Clefts are a common birth defect that occurs when certain body parts do not fuse properly during fetal development. This results in a gap or split in the affected area, which can lead to a variety of health issues if not treated properly. In this blog post, we will explore what clefts are and the different types of cleft lip and palate that can occur.

What is a Cleft?


Clefts can occur in various parts of the body, but they are most commonly found in the face and mouth. The most well-known type of cleft is a cleft lip, a gap in the upper lip that can extend to the nose. Another common type of cleft is a cleft palate, which is a gap in the roof of the mouth.

Cleft Lip and Cleft Palate – Brief Explanation

Cleft lip and cleft palate are common birth defects that occur when a baby’s lip or mouth does not form properly during pregnancy. These conditions can have a significant impact on a child’s appearance, speech, and overall quality of life. 

It is important to understand the different types of cleft lip and palate to provide the best possible care and treatment for affected individuals.

Types of Cleft Lip and Palate

Let’s get started to know about the types of cleft lip.

Types of Cleft Lip

Unilateral Cleft Lip 

Unilateral Cleft Lip 

Unilateral cleft lip is the most common type of cleft lip, occurring on one side of the lip. This condition can range from a small notch in the lip to a complete separation that extends into the nose.

Unilateral Complete Cleft Lip

This is the most common type of cleft lip. Unilateral cleft lips affect one side of the upper lip. One philtral column, a philtral dimple, and two-thirds of the cupid-bow are protected on the normal side. The cleft extends from the lip to the nose in a complete cleft lip. The orbicularis oris does not extend into the complete cleft lip. Instead of covering the mouth, this muscle enters the base of the nose on both sides of the aperture.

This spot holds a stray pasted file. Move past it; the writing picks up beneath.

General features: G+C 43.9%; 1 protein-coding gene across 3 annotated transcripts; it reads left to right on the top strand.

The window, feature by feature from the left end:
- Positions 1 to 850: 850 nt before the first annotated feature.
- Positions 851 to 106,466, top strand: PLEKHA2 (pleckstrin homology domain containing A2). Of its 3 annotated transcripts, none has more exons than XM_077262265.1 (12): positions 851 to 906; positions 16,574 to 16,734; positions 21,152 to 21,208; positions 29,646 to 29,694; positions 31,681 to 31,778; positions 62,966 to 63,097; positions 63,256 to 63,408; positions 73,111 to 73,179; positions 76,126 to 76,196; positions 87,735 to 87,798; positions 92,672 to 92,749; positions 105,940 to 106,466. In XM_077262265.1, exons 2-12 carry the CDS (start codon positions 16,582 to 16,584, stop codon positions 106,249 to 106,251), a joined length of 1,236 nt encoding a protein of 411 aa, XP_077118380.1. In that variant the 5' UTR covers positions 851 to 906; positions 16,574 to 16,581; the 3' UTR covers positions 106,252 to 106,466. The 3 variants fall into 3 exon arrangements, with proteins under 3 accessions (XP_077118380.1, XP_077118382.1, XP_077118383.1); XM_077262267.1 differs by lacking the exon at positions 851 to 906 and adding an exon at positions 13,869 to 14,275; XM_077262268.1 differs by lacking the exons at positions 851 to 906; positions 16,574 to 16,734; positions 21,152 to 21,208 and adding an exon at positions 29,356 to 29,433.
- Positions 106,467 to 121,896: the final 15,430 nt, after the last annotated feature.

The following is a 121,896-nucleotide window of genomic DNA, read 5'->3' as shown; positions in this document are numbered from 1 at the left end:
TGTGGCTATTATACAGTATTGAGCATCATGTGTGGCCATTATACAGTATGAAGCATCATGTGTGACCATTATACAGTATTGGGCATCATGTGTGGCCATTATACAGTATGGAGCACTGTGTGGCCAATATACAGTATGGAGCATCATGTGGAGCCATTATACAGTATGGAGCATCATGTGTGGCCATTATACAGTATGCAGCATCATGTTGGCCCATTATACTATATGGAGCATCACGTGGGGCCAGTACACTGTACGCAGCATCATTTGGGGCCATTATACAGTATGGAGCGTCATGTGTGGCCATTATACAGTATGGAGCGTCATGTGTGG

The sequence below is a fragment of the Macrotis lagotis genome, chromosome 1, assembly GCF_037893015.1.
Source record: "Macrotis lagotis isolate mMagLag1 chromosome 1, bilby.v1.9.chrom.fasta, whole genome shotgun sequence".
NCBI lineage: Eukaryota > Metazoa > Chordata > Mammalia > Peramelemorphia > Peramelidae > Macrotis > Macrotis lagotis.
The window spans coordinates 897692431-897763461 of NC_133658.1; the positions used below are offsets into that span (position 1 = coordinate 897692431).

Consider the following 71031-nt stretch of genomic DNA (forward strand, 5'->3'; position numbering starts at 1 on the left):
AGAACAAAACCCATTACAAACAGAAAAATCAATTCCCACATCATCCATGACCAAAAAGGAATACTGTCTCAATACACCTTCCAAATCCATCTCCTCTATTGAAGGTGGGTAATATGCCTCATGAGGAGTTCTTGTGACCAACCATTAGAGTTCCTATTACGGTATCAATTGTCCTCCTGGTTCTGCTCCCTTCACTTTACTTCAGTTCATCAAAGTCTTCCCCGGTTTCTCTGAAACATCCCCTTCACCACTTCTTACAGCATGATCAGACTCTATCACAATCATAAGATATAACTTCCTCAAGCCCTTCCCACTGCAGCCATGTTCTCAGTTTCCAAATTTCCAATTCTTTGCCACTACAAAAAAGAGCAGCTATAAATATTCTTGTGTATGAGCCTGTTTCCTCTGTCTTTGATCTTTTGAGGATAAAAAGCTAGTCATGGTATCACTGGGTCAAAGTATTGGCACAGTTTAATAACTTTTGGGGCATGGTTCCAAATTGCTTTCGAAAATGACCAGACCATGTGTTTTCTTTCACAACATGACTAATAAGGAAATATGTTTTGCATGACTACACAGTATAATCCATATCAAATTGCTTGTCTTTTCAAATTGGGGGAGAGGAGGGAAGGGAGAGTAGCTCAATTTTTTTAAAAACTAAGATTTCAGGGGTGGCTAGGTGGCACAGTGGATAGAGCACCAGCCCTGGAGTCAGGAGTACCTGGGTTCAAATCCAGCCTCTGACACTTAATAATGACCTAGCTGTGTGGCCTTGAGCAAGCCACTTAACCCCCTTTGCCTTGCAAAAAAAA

Unilateral Incomplete Cleft Lip

A unilateral cleft affects only one side of the lip. It has a normal philtral column, philtral dimple, and Cupid’s bow on a side without a cleft. Incomplete cleft lips vary in appearance. It may have a small gap extended to the skin above the lip.

Bilateral Cleft Lip 

Bilateral Cleft Lip 

A bilateral cleft lip occurs when both sides of the lip are affected, resulting in a split that extends into the nose. This type of cleft lip is less common but can be more complex to repair.

Bilateral Complete Cleft Lip

A bilateral cleft lip affects both sides of the upper lip. There are no philtral dimples, philtral columns, orbicularis muscle in the middle segment.  On either side, the cleft extends to the nostrils. 

Bilateral Incomplete Cleft Lip

A bilateral cleft lip affects both sides of the upper lip. The nostril sills and philtral dimple remain unaffected.

Cleft Palate Types

Similarly, there are three main types of cleft palates:

Complete Cleft Palate

Complete Cleft Palate

A complete cleft palate occurs when the roof of the mouth is completely split, extending from the front to the back of the throat. This condition can affect a child’s ability to eat, speak, and breathe properly.

Incomplete Cleft Palate

An incomplete cleft palate is a milder form of the condition, where only a portion of the roof of the mouth is split. While less severe than a complete cleft palate, this type of cleft palate still requires surgical intervention to correct.

Submucous Cleft Palate 

Submucous Cleft Palate

Sometimes, a cleft palate may not be visible from the outside. This is known as a submucous cleft palate, and it can still cause issues with speech and feeding.

Must read: What Causes Lip Ties in Babies and How to Treat Them?

Final Words 

Therefore, early intervention and comprehensive care are key to addressing the challenges associated with types of cleft lip and palate and ensuring the best possible treatment plans for affected individuals.

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I'm Vannessa, a certified masters in curating unique diet plans specializing in nutrition, weight management, stress management etc. I was formerly a member of Healthline's dedicated research team and was recognized as one of their top writers for a decade.I am also actively participating in several health forums, including MomMD and MedHelp.I'm passionate about helping people achieve optimal health through strength training, mindfulness techniques. My articles and guides offer a blend of research and practical strategies to support your specific needs. Let's work together to unlock your full potential for a healthier life.I postgraduated my degree in Advanced Food Safety from Queen's University Belfast. (